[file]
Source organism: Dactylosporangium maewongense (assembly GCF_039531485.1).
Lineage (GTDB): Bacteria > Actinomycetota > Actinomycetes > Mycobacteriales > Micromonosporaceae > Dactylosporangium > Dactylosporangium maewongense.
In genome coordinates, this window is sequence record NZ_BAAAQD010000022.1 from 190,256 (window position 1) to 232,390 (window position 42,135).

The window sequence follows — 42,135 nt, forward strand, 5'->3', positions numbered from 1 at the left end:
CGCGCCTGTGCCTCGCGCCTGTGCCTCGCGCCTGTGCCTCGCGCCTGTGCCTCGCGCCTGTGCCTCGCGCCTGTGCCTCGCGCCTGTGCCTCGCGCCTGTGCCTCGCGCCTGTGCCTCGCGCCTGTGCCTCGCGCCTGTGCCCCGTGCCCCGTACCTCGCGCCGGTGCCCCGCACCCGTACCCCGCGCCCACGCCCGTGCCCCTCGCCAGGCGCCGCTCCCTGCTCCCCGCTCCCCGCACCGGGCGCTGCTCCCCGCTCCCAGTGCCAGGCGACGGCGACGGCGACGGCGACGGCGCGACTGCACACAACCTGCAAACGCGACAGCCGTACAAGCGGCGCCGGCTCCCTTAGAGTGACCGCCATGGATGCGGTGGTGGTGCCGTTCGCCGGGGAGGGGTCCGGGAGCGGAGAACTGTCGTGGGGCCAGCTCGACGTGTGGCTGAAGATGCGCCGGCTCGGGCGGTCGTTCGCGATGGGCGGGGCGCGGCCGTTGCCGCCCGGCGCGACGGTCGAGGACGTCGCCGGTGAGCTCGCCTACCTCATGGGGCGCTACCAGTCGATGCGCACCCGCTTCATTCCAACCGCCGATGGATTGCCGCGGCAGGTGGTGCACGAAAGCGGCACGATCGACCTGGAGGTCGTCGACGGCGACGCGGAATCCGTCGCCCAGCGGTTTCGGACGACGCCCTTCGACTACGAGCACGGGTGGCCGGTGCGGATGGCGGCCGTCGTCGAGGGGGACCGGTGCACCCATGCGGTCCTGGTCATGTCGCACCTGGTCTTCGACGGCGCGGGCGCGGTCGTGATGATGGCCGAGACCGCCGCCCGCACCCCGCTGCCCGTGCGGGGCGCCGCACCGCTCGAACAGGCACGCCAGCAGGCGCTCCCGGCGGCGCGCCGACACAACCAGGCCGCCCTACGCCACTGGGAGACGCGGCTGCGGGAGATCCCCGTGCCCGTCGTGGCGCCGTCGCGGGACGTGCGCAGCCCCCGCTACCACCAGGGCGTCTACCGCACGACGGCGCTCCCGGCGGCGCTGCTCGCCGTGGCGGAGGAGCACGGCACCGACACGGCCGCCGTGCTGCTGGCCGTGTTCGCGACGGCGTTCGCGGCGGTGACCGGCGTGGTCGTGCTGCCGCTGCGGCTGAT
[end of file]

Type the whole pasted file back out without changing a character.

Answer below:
Source organism: Dactylosporangium maewongense (assembly GCF_039531485.1).
Lineage (GTDB): Bacteria > Actinomycetota > Actinomycetes > Mycobacteriales > Micromonosporaceae > Dactylosporangium > Dactylosporangium maewongense.
In genome coordinates, this window is sequence record NZ_BAAAQD010000022.1 from 190,256 (window position 1) to 232,390 (window position 42,135).

The window sequence follows — 42,135 nt, forward strand, 5'->3', positions numbered from 1 at the left end:
CGCGCCTGTGCCTCGCGCCTGTGCCTCGCGCCTGTGCCTCGCGCCTGTGCCTCGCGCCTGTGCCTCGCGCCTGTGCCTCGCGCCTGTGCCTCGCGCCTGTGCCTCGCGCCTGTGCCTCGCGCCTGTGCCTCGCGCCTGTGCCCCGTGCCCCGTACCTCGCGCCGGTGCCCCGCACCCGTACCCCGCGCCCACGCCCGTGCCCCTCGCCAGGCGCCGCTCCCTGCTCCCCGCTCCCCGCACCGGGCGCTGCTCCCCGCTCCCAGTGCCAGGCGACGGCGACGGCGACGGCGACGGCGCGACTGCACACAACCTGCAAACGCGACAGCCGTACAAGCGGCGCCGGCTCCCTTAGAGTGACCGCCATGGATGCGGTGGTGGTGCCGTTCGCCGGGGAGGGGTCCGGGAGCGGAGAACTGTCGTGGGGCCAGCTCGACGTGTGGCTGAAGATGCGCCGGCTCGGGCGGTCGTTCGCGATGGGCGGGGCGCGGCCGTTGCCGCCCGGCGCGACGGTCGAGGACGTCGCCGGTGAGCTCGCCTACCTCATGGGGCGCTACCAGTCGATGCGCACCCGCTTCATTCCAACCGCCGATGGATTGCCGCGGCAGGTGGTGCACGAAAGCGGCACGATCGACCTGGAGGTCGTCGACGGCGACGCGGAATCCGTCGCCCAGCGGTTTCGGACGACGCCCTTCGACTACGAGCACGGGTGGCCGGTGCGGATGGCGGCCGTCGTCGAGGGGGACCGGTGCACCCATGCGGTCCTGGTCATGTCGCACCTGGTCTTCGACGGCGCGGGCGCGGTCGTGATGATGGCCGAGACCGCCGCCCGCACCCCGCTGCCCGTGCGGGGCGCCGCACCGCTCGAACAGGCACGCCAGCAGGCGCTCCCGGCGGCGCGCCGACACAACCAGGCCGCCCTACGCCACTGGGAGACGCGGCTGCGGGAGATCCCCGTGCCCGTCGTGGCGCCGTCGCGGGACGTGCGCAGCCCCCGCTACCACCAGGGCGTCTACCGCACGACGGCGCTCCCGGCGGCGCTGCTCGCCGTGGCGGAGGAGCACGGCACCGACACGGCCGCCGTGCTGCTGGCCGTGTTCGCGACGGCGTTCGCGGCGGTGACCGGCGTGGTCGTGCTGCCGCTGCGGCTGAT